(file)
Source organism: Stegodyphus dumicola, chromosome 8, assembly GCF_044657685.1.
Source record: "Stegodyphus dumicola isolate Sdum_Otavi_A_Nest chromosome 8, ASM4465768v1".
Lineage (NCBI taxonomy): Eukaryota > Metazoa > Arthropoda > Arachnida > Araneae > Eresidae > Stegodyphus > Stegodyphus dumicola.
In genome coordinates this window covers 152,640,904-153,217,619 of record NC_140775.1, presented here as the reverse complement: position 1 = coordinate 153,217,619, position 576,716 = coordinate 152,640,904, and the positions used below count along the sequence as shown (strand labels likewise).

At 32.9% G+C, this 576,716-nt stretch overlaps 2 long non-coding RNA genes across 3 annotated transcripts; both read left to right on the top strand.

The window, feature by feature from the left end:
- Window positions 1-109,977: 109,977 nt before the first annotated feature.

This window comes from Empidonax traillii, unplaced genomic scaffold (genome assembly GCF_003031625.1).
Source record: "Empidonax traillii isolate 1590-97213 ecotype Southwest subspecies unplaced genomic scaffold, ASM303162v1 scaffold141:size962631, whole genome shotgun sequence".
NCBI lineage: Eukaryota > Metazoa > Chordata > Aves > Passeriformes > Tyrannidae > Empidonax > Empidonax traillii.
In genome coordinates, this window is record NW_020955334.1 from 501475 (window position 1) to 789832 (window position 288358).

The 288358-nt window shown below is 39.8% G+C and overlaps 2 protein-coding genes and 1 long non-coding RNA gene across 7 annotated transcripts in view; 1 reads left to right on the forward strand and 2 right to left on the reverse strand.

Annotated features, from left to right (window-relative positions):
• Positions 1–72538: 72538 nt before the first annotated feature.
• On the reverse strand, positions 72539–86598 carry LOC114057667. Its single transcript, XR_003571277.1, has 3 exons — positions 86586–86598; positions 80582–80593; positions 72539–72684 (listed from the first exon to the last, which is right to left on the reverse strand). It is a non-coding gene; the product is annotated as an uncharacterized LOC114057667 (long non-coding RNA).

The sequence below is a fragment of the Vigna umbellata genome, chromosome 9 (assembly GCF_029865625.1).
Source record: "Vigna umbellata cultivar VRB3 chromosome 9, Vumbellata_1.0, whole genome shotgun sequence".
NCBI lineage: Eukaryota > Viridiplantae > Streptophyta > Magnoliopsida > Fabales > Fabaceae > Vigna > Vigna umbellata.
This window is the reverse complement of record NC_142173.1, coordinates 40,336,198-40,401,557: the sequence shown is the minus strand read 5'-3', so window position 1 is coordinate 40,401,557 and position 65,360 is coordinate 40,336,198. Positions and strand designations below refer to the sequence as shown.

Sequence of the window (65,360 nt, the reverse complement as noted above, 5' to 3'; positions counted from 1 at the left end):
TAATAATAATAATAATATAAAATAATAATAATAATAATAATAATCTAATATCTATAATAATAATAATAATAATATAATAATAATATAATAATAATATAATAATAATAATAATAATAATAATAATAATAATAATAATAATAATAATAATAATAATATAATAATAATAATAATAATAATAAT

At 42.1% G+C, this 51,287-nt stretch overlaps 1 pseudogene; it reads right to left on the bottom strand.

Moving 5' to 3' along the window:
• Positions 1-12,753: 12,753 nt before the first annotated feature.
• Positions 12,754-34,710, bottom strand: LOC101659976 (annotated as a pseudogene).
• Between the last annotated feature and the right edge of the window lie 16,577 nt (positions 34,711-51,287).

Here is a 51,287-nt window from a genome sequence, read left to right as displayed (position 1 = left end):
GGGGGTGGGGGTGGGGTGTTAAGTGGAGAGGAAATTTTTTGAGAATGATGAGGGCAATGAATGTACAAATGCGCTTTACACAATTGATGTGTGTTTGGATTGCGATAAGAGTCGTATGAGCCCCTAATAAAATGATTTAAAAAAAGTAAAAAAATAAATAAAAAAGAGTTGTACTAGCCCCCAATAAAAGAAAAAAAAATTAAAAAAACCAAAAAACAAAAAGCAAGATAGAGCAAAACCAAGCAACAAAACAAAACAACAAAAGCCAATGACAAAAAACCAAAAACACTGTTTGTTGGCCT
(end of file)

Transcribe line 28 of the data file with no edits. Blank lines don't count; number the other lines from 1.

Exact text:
GGGGGTGGGGGTGGGGTGTTAAGTGGAGAGGAAATTTTTTGAGAATGATGAGGGCAATGAATGTACAAATGCGCTTTACACAATTGATGTGTGTTTGGATTGCGATAAGAGTCGTATGAGCCCCTAATAAAATGATTTAAAAAAAGTAAAAAAATAAATAAAAAAGAGTTGTACTAGCCCCCAATAAAAGAAAAAAAAATTAAAAAAACCAAAAAACAAAAAGCAAGATAGAGCAAAACCAAGCAACAAAACAAAACAACAAAAGCCAATGACAAAAAACCAAAAACACTGTTTGTTGGCCT